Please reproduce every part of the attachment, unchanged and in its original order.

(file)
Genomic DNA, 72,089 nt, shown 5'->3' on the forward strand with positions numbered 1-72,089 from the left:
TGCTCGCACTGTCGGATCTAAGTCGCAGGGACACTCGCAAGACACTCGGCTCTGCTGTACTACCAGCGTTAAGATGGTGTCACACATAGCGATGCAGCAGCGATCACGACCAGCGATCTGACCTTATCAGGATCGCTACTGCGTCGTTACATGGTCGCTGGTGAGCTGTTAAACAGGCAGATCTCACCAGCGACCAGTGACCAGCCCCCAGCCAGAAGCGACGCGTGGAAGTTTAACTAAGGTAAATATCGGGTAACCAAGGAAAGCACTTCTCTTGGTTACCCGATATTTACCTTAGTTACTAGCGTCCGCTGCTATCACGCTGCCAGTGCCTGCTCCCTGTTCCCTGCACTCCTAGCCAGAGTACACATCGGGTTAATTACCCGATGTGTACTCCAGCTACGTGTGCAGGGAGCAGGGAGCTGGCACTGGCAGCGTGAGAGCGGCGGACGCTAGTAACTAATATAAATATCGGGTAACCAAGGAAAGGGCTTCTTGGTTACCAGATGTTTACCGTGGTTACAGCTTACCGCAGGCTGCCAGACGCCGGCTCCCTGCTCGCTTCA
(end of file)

Genomic DNA, 72,089 nt, shown 5'->3' on the forward strand with positions numbered 1-72,089 from the left:
TGCTCGCACTGTCGGATCTAAGTCGCAGGGACACTCGCAAGACACTCGGCTCTGCTGTACTACCAGCGTTAAGATGGTGTCACACATAGCGATGCAGCAGCGATCACGACCAGCGATCTGACCTTATCAGGATCGCTACTGCGTCGTTACATGGTCGCTGGTGAGCTGTTAAACAGGCAGATCTCACCAGCGACCAGTGACCAGCCCCCAGCCAGAAGCGACGCGTGGAAGTTTAACTAAGGTAAATATCGGGTAACCAAGGAAAGCACTTCTCTTGGTTACCCGATATTTACCTTAGTTACTAGCGTCCGCTGCTATCACGCTGCCAGTGCCTGCTCCCTGTTCCCTGCACTCCTAGCCAGAGTACACATCGGGTTAATTACCCGATGTGTACTCCAGCTACGTGTGCAGGGAGCAGGGAGCTGGCACTGGCAGCGTGAGAGCGGCGGACGCTAGTAACTAATATAAATATCGGGTAACCAAGGAAAGGGCTTCTTGGTTACCAGATGTTTACCGTGGTTACAGCTTACCGCAGGCTGCCAGACGCCGGCTCCCTGCTCGCTTCA